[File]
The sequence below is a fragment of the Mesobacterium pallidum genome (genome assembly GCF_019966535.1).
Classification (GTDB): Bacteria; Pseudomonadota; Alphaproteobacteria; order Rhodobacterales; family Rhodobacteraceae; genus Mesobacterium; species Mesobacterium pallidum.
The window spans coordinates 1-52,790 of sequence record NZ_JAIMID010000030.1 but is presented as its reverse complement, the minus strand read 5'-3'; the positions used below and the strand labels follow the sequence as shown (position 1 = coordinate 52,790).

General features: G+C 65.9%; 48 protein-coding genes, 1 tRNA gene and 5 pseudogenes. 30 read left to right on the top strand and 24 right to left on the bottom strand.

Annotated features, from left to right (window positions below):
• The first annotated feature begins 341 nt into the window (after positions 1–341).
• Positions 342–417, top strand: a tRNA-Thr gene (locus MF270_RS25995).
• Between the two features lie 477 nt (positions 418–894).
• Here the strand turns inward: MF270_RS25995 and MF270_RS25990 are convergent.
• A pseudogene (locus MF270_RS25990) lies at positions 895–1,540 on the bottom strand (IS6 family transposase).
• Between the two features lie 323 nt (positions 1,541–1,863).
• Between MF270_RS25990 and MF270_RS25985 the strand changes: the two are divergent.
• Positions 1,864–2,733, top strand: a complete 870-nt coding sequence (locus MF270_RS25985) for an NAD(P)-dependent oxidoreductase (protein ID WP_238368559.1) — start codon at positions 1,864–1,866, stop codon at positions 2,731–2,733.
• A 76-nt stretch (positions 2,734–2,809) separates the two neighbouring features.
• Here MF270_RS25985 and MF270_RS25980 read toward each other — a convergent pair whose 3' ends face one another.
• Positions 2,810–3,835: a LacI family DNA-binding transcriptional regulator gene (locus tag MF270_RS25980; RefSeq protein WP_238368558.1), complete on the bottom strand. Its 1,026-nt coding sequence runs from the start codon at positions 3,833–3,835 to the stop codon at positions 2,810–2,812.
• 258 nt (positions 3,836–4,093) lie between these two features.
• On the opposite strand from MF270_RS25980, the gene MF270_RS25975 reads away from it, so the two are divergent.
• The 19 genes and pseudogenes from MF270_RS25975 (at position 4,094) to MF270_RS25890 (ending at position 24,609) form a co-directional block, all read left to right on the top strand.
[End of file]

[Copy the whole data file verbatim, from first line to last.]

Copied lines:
The sequence below is a fragment of the Mesobacterium pallidum genome (genome assembly GCF_019966535.1).
Classification (GTDB): Bacteria; Pseudomonadota; Alphaproteobacteria; order Rhodobacterales; family Rhodobacteraceae; genus Mesobacterium; species Mesobacterium pallidum.
The window spans coordinates 1-52,790 of sequence record NZ_JAIMID010000030.1 but is presented as its reverse complement, the minus strand read 5'-3'; the positions used below and the strand labels follow the sequence as shown (position 1 = coordinate 52,790).

General features: G+C 65.9%; 48 protein-coding genes, 1 tRNA gene and 5 pseudogenes. 30 read left to right on the top strand and 24 right to left on the bottom strand.

Annotated features, from left to right (window positions below):
• The first annotated feature begins 341 nt into the window (after positions 1–341).
• Positions 342–417, top strand: a tRNA-Thr gene (locus MF270_RS25995).
• Between the two features lie 477 nt (positions 418–894).
• Here the strand turns inward: MF270_RS25995 and MF270_RS25990 are convergent.
• A pseudogene (locus MF270_RS25990) lies at positions 895–1,540 on the bottom strand (IS6 family transposase).
• Between the two features lie 323 nt (positions 1,541–1,863).
• Between MF270_RS25990 and MF270_RS25985 the strand changes: the two are divergent.
• Positions 1,864–2,733, top strand: a complete 870-nt coding sequence (locus MF270_RS25985) for an NAD(P)-dependent oxidoreductase (protein ID WP_238368559.1) — start codon at positions 1,864–1,866, stop codon at positions 2,731–2,733.
• A 76-nt stretch (positions 2,734–2,809) separates the two neighbouring features.
• Here MF270_RS25985 and MF270_RS25980 read toward each other — a convergent pair whose 3' ends face one another.
• Positions 2,810–3,835: a LacI family DNA-binding transcriptional regulator gene (locus tag MF270_RS25980; RefSeq protein WP_238368558.1), complete on the bottom strand. Its 1,026-nt coding sequence runs from the start codon at positions 3,833–3,835 to the stop codon at positions 2,810–2,812.
• 258 nt (positions 3,836–4,093) lie between these two features.
• On the opposite strand from MF270_RS25980, the gene MF270_RS25975 reads away from it, so the two are divergent.
• The 19 genes and pseudogenes from MF270_RS25975 (at position 4,094) to MF270_RS25890 (ending at position 24,609) form a co-directional block, all read left to right on the top strand.